Some actually installed a relay under the dash of their Old Ford that was energized by the starter solenoid. The relay was wired to automatically short across the ignition resistor while the engine was cranking thus providing full voltage to the coil.

You can use a generic "6 Volt" Coil that is designed to be used without a ballast resistor but you would loose any advantage to having the coil operate at its design voltage during the time the battery voltage is low while cranking the engine. However, "Modern" coils are more efficent and the "cold start" feature of the ballast resistor may become less important. Definately Do Not use a ballast resister a with an aftermarket coil (designed to be used without a ballast resistor) or you may get into as situation where your car will be hard to start.

I hope I was not too "Long Winded" in my explination of why Ford used a resistor in the ignition circuits of early V-8s.

Thanks for your patience.

Chris

Last edited by CWPASADENA; 09-18-2010 at 06:07 PM. Reason: TYPO
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Old 09-18-2010, 05:56 PM   #5
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Default Re: Ignition resistor

Great explanation. Thank you.
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Old 09-18-2010, 07:00 PM   #6
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Default Re: Ignition resistor

Fords main reason for the resistor was to lengthen the life of the points by reducing the arc during the opening and closing of the points.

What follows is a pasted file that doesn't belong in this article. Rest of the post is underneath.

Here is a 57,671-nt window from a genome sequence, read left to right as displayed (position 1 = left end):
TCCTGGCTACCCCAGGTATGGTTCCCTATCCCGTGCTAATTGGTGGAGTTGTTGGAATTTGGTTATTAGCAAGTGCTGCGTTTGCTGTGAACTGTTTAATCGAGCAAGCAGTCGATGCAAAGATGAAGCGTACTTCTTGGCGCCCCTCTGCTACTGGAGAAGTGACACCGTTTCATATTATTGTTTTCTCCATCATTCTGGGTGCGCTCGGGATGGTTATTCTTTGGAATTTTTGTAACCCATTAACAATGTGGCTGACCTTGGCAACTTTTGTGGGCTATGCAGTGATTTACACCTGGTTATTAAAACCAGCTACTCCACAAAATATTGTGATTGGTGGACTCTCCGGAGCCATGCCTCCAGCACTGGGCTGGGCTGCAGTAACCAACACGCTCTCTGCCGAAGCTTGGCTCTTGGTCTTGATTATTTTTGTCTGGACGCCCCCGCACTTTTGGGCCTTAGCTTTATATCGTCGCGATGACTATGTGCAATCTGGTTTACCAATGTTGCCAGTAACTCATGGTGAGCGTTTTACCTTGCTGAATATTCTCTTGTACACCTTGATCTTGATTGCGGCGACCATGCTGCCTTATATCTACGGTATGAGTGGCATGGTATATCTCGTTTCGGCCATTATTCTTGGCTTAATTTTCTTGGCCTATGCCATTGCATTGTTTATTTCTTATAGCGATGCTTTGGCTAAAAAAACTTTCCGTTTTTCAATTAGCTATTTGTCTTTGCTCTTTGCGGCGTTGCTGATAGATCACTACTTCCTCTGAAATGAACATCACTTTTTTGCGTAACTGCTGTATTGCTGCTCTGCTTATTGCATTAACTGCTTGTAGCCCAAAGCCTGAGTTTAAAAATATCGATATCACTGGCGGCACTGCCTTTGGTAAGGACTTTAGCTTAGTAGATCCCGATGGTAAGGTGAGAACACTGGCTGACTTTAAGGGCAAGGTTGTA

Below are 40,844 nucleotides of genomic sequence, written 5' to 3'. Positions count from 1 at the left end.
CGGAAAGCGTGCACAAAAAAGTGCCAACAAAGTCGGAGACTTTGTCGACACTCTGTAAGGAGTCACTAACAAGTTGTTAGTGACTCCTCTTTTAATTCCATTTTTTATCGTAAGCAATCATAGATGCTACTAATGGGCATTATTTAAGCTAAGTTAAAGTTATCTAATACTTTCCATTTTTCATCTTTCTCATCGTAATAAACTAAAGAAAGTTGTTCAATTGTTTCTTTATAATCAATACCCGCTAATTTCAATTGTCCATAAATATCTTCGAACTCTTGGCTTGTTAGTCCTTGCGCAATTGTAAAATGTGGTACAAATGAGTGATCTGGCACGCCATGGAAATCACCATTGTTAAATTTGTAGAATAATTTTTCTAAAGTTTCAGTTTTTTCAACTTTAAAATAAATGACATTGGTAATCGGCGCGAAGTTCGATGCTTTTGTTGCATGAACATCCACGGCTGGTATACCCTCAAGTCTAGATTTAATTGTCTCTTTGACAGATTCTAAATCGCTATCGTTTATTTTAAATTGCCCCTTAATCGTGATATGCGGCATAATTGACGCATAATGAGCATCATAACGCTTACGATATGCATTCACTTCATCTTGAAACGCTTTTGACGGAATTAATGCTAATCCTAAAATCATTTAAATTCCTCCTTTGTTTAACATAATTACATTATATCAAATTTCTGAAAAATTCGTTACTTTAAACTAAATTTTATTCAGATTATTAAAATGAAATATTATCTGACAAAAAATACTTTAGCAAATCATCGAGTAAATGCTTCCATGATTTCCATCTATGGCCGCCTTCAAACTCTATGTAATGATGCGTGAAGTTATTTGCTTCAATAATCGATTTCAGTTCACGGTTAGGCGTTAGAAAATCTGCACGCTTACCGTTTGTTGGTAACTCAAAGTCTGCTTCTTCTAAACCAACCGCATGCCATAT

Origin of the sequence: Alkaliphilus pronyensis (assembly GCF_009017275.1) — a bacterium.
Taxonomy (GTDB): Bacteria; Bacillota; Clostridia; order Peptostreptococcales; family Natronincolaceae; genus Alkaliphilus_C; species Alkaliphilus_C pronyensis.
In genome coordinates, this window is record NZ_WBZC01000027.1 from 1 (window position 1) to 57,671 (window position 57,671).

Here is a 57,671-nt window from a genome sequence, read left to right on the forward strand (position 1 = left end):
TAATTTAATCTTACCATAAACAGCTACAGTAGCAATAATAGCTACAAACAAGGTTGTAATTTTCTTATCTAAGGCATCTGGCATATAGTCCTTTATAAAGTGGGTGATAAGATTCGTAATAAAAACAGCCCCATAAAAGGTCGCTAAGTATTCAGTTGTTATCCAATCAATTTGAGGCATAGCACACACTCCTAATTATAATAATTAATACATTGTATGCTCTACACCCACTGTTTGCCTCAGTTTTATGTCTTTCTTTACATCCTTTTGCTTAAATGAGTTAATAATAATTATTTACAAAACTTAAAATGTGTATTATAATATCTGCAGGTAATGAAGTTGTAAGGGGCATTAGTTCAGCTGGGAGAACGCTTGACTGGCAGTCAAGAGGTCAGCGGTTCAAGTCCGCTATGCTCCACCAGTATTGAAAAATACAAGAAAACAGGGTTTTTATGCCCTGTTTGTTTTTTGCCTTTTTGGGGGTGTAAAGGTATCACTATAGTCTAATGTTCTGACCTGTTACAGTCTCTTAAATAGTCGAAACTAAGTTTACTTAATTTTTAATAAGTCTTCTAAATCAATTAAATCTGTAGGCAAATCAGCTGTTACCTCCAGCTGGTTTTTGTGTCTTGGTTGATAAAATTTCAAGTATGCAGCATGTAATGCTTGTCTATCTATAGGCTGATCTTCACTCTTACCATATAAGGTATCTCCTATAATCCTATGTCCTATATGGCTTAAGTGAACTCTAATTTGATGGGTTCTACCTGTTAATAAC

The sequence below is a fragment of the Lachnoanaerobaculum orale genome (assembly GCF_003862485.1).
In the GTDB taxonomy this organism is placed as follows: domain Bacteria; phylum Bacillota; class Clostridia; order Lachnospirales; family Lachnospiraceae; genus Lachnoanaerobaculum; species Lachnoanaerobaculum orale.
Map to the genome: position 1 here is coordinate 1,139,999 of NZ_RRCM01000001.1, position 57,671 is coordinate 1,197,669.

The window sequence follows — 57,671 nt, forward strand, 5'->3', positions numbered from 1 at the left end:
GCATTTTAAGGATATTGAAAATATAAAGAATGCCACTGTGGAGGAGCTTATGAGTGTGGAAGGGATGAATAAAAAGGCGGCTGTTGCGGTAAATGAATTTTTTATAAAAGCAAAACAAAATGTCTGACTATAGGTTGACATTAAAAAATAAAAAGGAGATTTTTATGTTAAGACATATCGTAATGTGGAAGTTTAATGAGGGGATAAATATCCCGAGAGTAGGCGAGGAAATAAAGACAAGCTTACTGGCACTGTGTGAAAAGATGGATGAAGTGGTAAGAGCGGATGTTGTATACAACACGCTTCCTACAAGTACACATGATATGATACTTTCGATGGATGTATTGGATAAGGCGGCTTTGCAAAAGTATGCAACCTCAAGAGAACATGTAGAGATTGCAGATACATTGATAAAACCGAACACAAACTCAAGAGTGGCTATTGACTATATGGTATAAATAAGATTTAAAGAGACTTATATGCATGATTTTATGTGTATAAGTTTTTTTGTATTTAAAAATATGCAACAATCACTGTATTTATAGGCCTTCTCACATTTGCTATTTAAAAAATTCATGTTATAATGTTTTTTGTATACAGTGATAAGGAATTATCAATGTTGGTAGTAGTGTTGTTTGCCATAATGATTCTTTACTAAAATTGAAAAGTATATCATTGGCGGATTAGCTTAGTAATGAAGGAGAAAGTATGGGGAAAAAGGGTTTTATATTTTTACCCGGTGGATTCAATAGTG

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Old 09-18-2010, 09:26 PM   #7
CWPASADENA
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Default Re: Ignition resistor

Quote:
Originally Posted by gmc1941 View Post
Fords main reason for the resistor was to lengthen the life of the points by reducing the arc during the opening and closing of the points.
If you DO NOT use a resistor with a Early Ford V-8 "low voltage" Coil, you will burn the points as these coils will draw too many amps. These coils have lower primary resistance and were designed to run on reduced voltage.

You can run a 4-Cyl (Model A or B) Coil or any aftermarket "6-Volt" coil (that is designed to operate without a resistor) and you WILL NOT burn the points because these coils have higher primary resistance and were designed to run on full voltage. However, if you run a "full Voltage" coil, you will loose the hotter spark during cranking, "cold start" feature of the original Early Ford V-8 System. I.E., Starting on full battery voltage and running on reduced battery voltage.

The voltage that the coil "Sees" and the resistance of the primary windings is what determines the amount of the current thru the points. Increasing the voltage to a coil will raise the primary current. Increasing the resistance of the primary windings will reduce the current. Too much current thru the primary windings will cause the points to burn. This is why you use a resistor with a "reduced Voltage" Early V-8 Ford coil and you do not use a resistor with a "full Voltage" coil.

Chris